Skip to main content

The tulipmania: Fact or artifact?


The famous tulipmania, which saw the reported prices of several breeds of tulip bulbs rise to above the value of a furnished luxury house in 17th century Amsterdam, was an artifact created by an implicit conversion of ordinary futures contracts into option contracts in an imperfectly successful attempt by Dutch futures buyers and public officials to bail themselves out of previously incurred speculative losses in the impressively price-efficient, fundamentally driven, market for Dutch tulip contracts. There was thus nothing maniacal about prices in this period. Despite outward appearances, the tulipmania was not a bubble because bubbles require the existence of mutually-agreed-upon prices that exceed fundamental values. The “tulipmania” was simply a period during which the prices in futures contracts had been legally, albeit temporarily, converted into options exercise prices.

This is a preview of subscription content, access via your institution.


  • Bussmann, K., & Shilling, H. (1648). War and Peace in Europe, Munster: Osnabruck. 1998.

  • Cos, P., Verzameling van een meenigte tulipaanen, naar het leven geteekend met hunne naamen, en swaarteder bollen, zoo als die publicq verkogt zijn, te Haarlem in den jaare A. 1637, door P. Cos, bloemist te Haarlem. – Haarlem : [s.n.], 1637. – 75 pi. (See

  • Chancellor, E. (1999). Devil Take the Hindmost (p. 17). New York: Farrar.

  • Dash, M. (2000). Tulipomania. New York: Three Rivers Press.

  • De La Vega, J. (1688). Confusion de Confusions, Harvard, Cambridge, pp. 35.

  • Garber, P.M. (1986). The Tulipmania Legend. New York: Center for the Study of Futures Markets, Columbia Business School, Columbia University.

  • Garber, P.M. (1989). Tulipmania. Journal of Political Economy, 97(3), 535–557.

  • Garber, P.M. (2000). Famous First Bubbles:the fundamentals of early manias. Cambridge: Mass MIT Press.

  • Hogenberg, Abraham and Franz (1983). Geschichtsblatter, Alfons UHL, Nordlingen, 448,449, and A.4.

  • Krelage, E.H. (1942). Bloemenspeculatie in Nederland, P.N.Van Kampen and Zoon, Amsterdam, 49–52.

  • Mackay, C. (1841). Extraordinary Popular Delusions and the Madness of Crowds, London, Ch. 3.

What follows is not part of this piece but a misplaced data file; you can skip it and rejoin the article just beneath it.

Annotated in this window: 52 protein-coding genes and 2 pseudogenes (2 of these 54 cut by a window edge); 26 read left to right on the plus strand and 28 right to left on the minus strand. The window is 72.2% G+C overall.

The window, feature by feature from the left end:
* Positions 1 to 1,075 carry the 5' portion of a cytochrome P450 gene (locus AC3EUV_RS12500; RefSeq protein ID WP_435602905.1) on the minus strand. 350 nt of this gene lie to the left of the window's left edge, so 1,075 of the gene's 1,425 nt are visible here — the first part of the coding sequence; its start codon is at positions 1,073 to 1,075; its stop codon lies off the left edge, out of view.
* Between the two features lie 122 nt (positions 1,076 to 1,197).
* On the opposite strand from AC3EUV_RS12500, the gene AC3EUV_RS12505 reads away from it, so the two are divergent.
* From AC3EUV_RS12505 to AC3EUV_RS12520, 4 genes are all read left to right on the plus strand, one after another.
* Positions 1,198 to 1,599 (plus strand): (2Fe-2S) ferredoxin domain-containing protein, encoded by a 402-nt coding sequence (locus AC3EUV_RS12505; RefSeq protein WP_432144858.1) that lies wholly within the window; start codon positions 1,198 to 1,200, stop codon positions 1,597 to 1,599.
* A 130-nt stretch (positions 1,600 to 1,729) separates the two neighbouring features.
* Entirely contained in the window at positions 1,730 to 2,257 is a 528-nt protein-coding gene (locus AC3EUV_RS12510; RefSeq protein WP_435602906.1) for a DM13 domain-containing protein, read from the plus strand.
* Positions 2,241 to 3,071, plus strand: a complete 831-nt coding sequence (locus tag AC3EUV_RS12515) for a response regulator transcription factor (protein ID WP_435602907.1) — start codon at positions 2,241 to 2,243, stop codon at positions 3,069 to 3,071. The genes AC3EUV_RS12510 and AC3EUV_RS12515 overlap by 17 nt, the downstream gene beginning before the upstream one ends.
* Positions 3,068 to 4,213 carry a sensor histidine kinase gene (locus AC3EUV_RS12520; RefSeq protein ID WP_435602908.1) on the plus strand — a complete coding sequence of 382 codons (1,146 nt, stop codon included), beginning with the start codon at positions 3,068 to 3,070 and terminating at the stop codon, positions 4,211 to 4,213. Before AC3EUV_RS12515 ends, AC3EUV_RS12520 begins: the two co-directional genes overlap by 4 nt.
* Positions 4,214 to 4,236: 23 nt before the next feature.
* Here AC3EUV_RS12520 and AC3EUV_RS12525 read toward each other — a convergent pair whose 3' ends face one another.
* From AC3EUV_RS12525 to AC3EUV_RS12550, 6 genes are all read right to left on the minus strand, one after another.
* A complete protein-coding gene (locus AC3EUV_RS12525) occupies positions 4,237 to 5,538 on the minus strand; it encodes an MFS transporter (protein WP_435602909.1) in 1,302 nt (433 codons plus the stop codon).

• Maland, D. (1980). Europe at War, 1600–1650, Manchester: Macmillan.

  • Posthumus, N.W. (1926). De Speculatie in Tulpen in de Jaren 1636 en 1637, I. Economisch-Historisch Jaarboek, Martinus Nijhoff, Gravenhage.

  • Posthumus, N.W. (1927). De Speculatie in Tulpen in de Jaren 1636 en 1637, II. Economisch-Historisch Jaarboek, Martinus Nijhoff, Gravenhage.

  • Posthumus, N.W. (1929). The Tulipmania in Holland in the Years 1636 and 1637. Journal of Economic and Business History, Cambridge, May, Vol I.

  • Posthumus, N.W. (1934). De Speculatie in Tulpen in de Jaren 1636 en 1637 III, Economisch-Historisch Jaarboek, Martinus Nijhoff, Gravenhage.

  •, Planting and Care/Climate Zones. Currently, the web address is:

  • Wedgewood, C.V. (1999). The Thirty Years War. London: The Folio Society.

Download references

Author information

Authors and Affiliations


Corresponding author

Correspondence to Earl A. Thompson.

Rights and permissions

Reprints and Permissions

About this article

Cite this article

Thompson, E.A. The tulipmania: Fact or artifact?. Public Choice 130, 99–114 (2007).

Download citation

  • Received:

  • Accepted:

  • Published:

  • Issue Date:

  • DOI:


  • Public officials
  • Legislatures
  • Instability
  • Herd effects
  • Tulipmania
  • Holland
  • 17th century
  • Futures contracts
  • Options contracts
  • Thirty Years War
  • Black-Scholes
  • Breeders markets
  • Equilibrium price paths